If conservative treatments have no effect, surgical treatments should be considered. The goals of operation are removing degenerative tissue, stimulating tendon healing, and/or augmenting the Achilles tendon with auto- or allografts. Operative treatments seem to be a good option for Achilles tendinopathy patients, when conservative treatment fails. As the lower complication rate, quick recovery, and early return to high-level sports are after surgery, minimally invasive surgery is the primary operative treatment option [5, 6], such as ultrasound + Doppler-guided arthroscopic shaving or minisurgical scraping in degenerative regions with high blood flow and nerves distributions . In the future, long-term follow-ups of more patients and evaluation of tendon thickness and structure integrity are needed.
 Q. Zhang, Y. Cai, Y. Hua, J. Shi, Y. Wang, and Y. Wang, "Sonoelastography shows that Achilles tendons with insertional tendinopathy are harder than asymptomatic tendons," Knee Surgery, Sports Traumatology, Arthroscopy, pp. 1-10, 2016.
 M. S. Zafar, A. Mahmood, and N. Maffulli, "Basic science and clinical aspects of Achilles tendinopathy," Sports Medicine and Arthroscopy Review, vol. 17, no. 3, pp. 190-197, 2009.
 E. Rio, L. Moseley, C. Purdam et al., "The pain of tendinopathy: physiological or pathophysiological?" Sports Medicine, vol. 44, no. 1, pp. 9-23, 2014.
 L. Hart, "Corticosteroid and other injections in the management oftendinopathies: a review," Clinical Journal of Sport Medicine, vol. 21, no. 6, pp. 540-541, 2011.
 H. Lohrer, S. David, and T. Nauck, "Surgical treatment for achilles tendinopathy--a systematic review," BMC Musculoskeletal Disorders, vol. 17, no. 1, article no. 207, 2016.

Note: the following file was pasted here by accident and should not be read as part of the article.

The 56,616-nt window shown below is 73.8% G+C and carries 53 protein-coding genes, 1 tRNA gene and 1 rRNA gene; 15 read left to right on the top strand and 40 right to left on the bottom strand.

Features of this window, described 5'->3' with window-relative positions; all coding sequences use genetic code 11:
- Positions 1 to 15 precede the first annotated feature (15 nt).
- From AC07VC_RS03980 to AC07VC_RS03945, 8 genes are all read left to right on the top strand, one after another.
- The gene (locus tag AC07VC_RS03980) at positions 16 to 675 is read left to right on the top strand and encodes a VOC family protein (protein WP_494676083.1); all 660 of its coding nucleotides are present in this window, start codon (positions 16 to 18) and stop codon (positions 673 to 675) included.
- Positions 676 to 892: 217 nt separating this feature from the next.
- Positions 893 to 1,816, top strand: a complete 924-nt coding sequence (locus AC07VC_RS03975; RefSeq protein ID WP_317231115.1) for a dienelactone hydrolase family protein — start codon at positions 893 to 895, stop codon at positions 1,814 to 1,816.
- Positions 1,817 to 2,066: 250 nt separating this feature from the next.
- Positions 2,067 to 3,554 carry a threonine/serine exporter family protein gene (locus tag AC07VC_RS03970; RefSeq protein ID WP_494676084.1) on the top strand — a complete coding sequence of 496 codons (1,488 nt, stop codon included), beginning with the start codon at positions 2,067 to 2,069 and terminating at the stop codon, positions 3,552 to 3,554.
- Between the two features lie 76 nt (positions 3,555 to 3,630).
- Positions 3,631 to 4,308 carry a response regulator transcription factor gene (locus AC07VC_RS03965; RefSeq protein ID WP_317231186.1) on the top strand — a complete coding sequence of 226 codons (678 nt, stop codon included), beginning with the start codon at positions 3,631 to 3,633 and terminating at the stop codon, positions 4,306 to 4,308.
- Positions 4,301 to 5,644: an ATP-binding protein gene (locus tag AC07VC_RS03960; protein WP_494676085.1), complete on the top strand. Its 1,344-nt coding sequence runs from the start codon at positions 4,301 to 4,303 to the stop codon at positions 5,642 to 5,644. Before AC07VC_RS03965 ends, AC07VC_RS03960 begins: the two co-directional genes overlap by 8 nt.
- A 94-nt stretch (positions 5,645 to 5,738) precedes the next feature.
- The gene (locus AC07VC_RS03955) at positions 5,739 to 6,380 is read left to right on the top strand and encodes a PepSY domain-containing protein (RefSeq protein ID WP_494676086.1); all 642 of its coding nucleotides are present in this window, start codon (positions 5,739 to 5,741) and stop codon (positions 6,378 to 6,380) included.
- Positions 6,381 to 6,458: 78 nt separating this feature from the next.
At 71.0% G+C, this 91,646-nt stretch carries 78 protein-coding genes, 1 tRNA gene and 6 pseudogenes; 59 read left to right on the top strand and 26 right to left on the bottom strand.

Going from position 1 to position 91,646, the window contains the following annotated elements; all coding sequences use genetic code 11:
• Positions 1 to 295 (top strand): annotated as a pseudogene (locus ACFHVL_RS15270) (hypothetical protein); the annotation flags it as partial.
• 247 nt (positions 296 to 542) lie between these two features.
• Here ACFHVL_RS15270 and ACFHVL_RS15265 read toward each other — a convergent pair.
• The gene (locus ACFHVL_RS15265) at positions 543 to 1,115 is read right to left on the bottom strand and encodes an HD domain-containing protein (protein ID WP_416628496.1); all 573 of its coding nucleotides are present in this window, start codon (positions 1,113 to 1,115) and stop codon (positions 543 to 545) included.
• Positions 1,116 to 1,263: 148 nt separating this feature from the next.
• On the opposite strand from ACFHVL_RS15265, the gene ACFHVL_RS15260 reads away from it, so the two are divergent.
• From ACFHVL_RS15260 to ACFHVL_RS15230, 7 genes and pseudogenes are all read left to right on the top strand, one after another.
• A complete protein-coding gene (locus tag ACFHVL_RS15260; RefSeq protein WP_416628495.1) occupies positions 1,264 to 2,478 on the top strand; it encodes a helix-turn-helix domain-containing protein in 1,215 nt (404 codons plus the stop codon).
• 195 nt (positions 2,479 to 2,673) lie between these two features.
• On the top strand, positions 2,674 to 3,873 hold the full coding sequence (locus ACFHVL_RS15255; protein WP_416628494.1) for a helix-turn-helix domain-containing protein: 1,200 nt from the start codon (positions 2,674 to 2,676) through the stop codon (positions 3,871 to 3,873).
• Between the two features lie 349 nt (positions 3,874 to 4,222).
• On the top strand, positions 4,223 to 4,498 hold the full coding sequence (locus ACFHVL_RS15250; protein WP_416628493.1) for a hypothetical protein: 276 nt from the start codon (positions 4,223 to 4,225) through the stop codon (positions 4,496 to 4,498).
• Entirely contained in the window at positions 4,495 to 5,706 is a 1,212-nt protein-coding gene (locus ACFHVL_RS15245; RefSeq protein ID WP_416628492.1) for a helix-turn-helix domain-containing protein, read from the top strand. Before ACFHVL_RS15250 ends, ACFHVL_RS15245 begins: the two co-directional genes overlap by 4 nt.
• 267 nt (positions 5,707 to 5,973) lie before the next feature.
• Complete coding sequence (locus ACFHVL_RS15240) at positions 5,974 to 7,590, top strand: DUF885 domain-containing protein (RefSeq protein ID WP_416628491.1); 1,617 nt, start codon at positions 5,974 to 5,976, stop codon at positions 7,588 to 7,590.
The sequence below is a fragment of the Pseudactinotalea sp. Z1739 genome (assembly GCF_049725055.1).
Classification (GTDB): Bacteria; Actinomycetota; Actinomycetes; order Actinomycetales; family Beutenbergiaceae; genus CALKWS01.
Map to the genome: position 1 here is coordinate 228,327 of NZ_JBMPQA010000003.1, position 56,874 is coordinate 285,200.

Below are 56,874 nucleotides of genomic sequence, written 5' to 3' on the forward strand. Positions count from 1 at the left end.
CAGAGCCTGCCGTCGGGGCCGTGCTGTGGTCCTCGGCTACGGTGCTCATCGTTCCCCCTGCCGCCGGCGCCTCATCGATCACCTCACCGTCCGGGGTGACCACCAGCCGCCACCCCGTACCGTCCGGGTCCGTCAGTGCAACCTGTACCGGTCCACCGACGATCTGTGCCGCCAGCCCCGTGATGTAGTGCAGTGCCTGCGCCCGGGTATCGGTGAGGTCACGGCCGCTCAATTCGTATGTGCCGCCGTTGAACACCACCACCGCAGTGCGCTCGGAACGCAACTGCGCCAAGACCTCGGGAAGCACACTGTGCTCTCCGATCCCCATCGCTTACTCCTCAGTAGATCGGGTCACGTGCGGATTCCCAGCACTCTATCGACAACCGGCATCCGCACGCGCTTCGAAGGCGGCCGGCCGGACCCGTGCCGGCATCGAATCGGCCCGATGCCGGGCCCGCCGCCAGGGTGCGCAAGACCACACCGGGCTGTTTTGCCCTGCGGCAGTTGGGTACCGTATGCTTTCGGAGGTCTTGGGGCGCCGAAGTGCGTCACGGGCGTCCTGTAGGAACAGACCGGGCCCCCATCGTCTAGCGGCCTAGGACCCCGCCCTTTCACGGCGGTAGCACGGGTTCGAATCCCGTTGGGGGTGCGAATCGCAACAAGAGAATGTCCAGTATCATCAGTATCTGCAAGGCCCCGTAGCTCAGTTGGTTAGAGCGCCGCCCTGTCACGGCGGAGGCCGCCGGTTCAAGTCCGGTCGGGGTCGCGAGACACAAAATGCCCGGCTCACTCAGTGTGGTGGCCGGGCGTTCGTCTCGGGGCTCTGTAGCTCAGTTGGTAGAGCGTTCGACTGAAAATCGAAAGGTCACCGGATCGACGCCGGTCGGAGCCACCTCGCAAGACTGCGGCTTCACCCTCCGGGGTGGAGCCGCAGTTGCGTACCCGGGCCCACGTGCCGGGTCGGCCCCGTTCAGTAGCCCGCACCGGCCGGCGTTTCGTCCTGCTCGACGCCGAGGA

Y. Bohu, N. Lefevre, T. Bauer et al., "Surgical treatment of Achilles tendinopathies in athletes. Multicenter retrospective series of open surgery and endoscopic techniques," Orthopaedics and Traumatology: Surgery and Research, vol. 95, no. 8, supplement 1, pp. S72-S77, 2009.
 H. Alfredson, "Low recurrence rate after mini surgery outside the tendon combined with short rehabilitation in patients with midportion Achilles tendinopathy," Open Access Journal of Sports Medicine, vol. 7, pp. 51-54, 2011.
Hong-Yun Li, (1) Youichi Yasui, (2) Seung Hwan Han, (3) Wataru Miyamoto, (4) and Ying-Hui Hua (1)
(1) Sports Medicine Center, Fudan University, Department of Sports Medicine and Arthroscopy Surgery, Huashan Hospital, Shanghai, China
(2) Hospital for Special Surgery, New York, NY, USA
(3) Department of Orthopaedic Surgery, Yonsei University College of Medicine, Seoul, Republic of Korea
(4) Department of Orthopaedic Surgery Teikyo University School of Medicine, Tokyo, Japan
Correspondence should be addressed to Ying-Hui Hua; email@example.com
Received 20 February 2017; Accepted 21 February 2017; Published 30 April 2017
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|Author:||Li, Hong-Yun; Yasui, Youichi; Han, Seung Hwan; Miyamoto, Wataru; Hua, Ying-Hui|
|Publication:||BioMed Research International|
|Date:||Jan 1, 2017|